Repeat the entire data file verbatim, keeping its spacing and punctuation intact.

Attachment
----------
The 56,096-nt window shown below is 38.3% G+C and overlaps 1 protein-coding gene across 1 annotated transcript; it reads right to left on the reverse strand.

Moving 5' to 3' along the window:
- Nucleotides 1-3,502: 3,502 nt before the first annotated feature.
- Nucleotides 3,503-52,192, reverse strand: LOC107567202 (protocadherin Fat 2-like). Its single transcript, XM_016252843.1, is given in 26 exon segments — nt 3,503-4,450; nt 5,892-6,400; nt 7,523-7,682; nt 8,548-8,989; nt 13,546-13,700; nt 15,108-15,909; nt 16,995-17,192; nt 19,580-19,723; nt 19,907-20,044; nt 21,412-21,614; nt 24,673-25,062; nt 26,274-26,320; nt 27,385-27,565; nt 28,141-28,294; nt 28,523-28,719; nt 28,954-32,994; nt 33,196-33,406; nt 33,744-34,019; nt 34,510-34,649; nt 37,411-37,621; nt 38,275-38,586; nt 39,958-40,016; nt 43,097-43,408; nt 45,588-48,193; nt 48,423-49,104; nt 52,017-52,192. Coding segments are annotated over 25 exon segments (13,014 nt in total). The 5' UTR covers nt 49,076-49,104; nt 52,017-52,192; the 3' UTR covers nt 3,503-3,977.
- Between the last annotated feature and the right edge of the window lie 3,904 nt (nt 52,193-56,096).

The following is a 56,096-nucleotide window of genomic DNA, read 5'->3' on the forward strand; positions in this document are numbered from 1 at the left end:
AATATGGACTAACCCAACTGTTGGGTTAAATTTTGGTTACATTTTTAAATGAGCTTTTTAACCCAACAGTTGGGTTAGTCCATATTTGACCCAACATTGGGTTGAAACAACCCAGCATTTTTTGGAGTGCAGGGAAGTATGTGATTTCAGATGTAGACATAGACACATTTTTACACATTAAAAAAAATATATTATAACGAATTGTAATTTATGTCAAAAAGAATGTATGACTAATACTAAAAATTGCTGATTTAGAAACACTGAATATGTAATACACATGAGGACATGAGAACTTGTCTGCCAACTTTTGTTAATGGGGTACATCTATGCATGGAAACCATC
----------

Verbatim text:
The 56,096-nt window shown below is 38.3% G+C and overlaps 1 protein-coding gene across 1 annotated transcript; it reads right to left on the reverse strand.

Moving 5' to 3' along the window:
- Nucleotides 1-3,502: 3,502 nt before the first annotated feature.
- Nucleotides 3,503-52,192, reverse strand: LOC107567202 (protocadherin Fat 2-like). Its single transcript, XM_016252843.1, is given in 26 exon segments — nt 3,503-4,450; nt 5,892-6,400; nt 7,523-7,682; nt 8,548-8,989; nt 13,546-13,700; nt 15,108-15,909; nt 16,995-17,192; nt 19,580-19,723; nt 19,907-20,044; nt 21,412-21,614; nt 24,673-25,062; nt 26,274-26,320; nt 27,385-27,565; nt 28,141-28,294; nt 28,523-28,719; nt 28,954-32,994; nt 33,196-33,406; nt 33,744-34,019; nt 34,510-34,649; nt 37,411-37,621; nt 38,275-38,586; nt 39,958-40,016; nt 43,097-43,408; nt 45,588-48,193; nt 48,423-49,104; nt 52,017-52,192. Coding segments are annotated over 25 exon segments (13,014 nt in total). The 5' UTR covers nt 49,076-49,104; nt 52,017-52,192; the 3' UTR covers nt 3,503-3,977.
- Between the last annotated feature and the right edge of the window lie 3,904 nt (nt 52,193-56,096).

The following is a 56,096-nucleotide window of genomic DNA, read 5'->3' on the forward strand; positions in this document are numbered from 1 at the left end:
AATATGGACTAACCCAACTGTTGGGTTAAATTTTGGTTACATTTTTAAATGAGCTTTTTAACCCAACAGTTGGGTTAGTCCATATTTGACCCAACATTGGGTTGAAACAACCCAGCATTTTTTGGAGTGCAGGGAAGTATGTGATTTCAGATGTAGACATAGACACATTTTTACACATTAAAAAAAATATATTATAACGAATTGTAATTTATGTCAAAAAGAATGTATGACTAATACTAAAAATTGCTGATTTAGAAACACTGAATATGTAATACACATGAGGACATGAGAACTTGTCTGCCAACTTTTGTTAATGGGGTACATCTATGCATGGAAACCATC